Merlin Bird ID—which uses enormous databases of images and sounds submitted by users—is quite popular with birders, and with schools. My almost-9-year-old niece Fiona’s science class often uses it; she and her friends even made up a little jingle for it. (It goes: “Merlin Bird ID. [Clap, clap.] Thanks for using me. [Clap, clap.]”) The app appears fairly accurate so long as the sound or image is clear. (Lots of background noise will definitely confuse it.) One common complaint I’ve found is that it doesn’t include a confidence rating, which is something that all of these apps should try to integrate.
Picture Insect worked for me during my hour of horror, as confirmed by an exterminator, but it seems that those who know their bugs aren’t quite as impressed. On the Reddit sub r/entomology (who are these people who opt into looking at bugs? For fun?), one poster notes that Picture ID brags that it can identify about 4,000 species of insect—which sounds enormous until you remember there are more than 900,000 insect species in the world. The user also tested it out and found some poor results: “One of my harvestman photos was IDed as a jumping spider, one as a termite, and another one as a crane fly.” (A harvestman is what I would call, in terror, a daddy long legs.) “Some of the IDs I got are worse than blind guesses. … Also, the taxonomy seems to be nonsense,” they continued.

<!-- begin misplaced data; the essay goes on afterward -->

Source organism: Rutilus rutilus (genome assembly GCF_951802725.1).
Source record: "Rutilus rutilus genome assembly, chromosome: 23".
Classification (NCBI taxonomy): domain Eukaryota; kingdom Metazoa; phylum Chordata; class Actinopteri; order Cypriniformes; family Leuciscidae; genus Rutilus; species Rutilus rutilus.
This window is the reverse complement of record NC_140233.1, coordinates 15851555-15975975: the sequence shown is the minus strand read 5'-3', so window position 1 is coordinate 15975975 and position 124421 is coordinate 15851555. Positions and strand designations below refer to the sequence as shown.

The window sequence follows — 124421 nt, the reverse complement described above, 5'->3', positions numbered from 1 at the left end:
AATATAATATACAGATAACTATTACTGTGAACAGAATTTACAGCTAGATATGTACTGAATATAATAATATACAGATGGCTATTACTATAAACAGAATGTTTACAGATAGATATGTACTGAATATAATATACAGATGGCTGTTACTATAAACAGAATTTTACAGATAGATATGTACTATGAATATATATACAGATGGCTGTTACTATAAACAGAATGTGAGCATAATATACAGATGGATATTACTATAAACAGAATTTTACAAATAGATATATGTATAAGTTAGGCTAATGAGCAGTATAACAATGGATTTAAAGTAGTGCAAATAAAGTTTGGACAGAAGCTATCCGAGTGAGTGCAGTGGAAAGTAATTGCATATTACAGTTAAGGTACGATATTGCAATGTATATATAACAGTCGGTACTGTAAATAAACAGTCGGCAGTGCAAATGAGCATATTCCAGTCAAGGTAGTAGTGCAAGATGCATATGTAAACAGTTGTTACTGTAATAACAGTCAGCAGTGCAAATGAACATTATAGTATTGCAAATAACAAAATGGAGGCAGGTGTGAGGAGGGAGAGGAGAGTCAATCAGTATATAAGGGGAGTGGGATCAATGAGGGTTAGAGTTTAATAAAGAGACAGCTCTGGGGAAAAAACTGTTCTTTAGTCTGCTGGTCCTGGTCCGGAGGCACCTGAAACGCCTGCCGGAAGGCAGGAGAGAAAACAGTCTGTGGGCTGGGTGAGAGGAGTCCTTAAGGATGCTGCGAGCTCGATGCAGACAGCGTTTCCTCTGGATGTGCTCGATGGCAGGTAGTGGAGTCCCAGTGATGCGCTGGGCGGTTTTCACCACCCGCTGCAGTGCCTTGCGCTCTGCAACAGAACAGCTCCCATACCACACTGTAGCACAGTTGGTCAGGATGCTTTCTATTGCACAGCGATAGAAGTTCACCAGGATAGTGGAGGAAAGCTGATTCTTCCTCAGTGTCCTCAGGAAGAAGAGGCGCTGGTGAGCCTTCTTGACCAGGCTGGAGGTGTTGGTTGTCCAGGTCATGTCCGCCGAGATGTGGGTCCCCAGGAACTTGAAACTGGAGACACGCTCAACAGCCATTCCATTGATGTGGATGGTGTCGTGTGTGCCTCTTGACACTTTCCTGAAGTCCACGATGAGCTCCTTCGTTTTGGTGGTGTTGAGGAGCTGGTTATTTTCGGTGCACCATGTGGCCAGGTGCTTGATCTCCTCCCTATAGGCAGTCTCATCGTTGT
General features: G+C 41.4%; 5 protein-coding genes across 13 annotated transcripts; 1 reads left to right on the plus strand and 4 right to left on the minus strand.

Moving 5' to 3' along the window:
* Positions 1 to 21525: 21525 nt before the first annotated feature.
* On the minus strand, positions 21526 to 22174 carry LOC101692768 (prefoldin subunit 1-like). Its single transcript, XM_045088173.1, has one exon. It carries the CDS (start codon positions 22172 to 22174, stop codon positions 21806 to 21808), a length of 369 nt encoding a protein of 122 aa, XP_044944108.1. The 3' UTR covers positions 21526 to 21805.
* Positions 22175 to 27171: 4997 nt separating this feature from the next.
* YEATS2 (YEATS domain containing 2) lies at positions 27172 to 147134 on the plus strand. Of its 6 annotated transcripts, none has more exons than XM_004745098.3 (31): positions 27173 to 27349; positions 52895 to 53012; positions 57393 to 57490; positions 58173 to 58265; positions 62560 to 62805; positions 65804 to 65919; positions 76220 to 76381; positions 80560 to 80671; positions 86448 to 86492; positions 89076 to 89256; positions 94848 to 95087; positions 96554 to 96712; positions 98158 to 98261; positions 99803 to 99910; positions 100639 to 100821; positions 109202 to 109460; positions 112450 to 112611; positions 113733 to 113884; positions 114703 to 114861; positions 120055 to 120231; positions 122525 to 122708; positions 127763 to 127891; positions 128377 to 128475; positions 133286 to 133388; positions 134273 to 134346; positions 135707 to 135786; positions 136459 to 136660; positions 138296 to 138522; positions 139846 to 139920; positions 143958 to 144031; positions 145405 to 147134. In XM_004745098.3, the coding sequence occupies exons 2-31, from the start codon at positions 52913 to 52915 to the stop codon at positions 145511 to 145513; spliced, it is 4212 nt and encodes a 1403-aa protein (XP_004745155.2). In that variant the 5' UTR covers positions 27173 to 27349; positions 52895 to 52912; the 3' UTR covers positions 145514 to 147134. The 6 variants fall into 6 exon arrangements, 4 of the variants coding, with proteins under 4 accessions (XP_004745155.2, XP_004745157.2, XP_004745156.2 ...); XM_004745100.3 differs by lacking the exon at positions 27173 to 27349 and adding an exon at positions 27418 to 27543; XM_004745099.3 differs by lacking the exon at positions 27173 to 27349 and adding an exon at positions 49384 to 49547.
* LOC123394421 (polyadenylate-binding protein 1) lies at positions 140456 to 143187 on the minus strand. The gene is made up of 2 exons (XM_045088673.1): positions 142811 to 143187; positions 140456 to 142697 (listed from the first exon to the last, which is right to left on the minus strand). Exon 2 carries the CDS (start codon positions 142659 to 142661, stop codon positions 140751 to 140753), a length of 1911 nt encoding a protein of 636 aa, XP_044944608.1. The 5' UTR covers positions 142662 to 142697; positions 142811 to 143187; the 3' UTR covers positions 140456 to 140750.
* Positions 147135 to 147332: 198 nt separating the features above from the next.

And it’s true that I’ve had some failures: The app once labeled a springtail a deer tick for me. The plant app, similarly, has had some wins—the mysterious green things shooting out of a bed in our front lawn early this spring were daffodils—and Merlin got a robin and house sparrow correct recently. (I think? I really don’t know my birds.) But springtails, robins, daffodils—those are the low-hanging fruit of the ID world, necessary only for someone like me who is a little scared of nature. The rule for ID apps, then, should be: Use only for entertainment and idle interest purposes. Or, more specifically based on that toxic-plant study: Do not eat anything just because a plant ID app doesn’t say it’s toxic.
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Future Tense is a partnership of Slate, New America, and Arizona State University that examines emerging technologies, public policy, and society.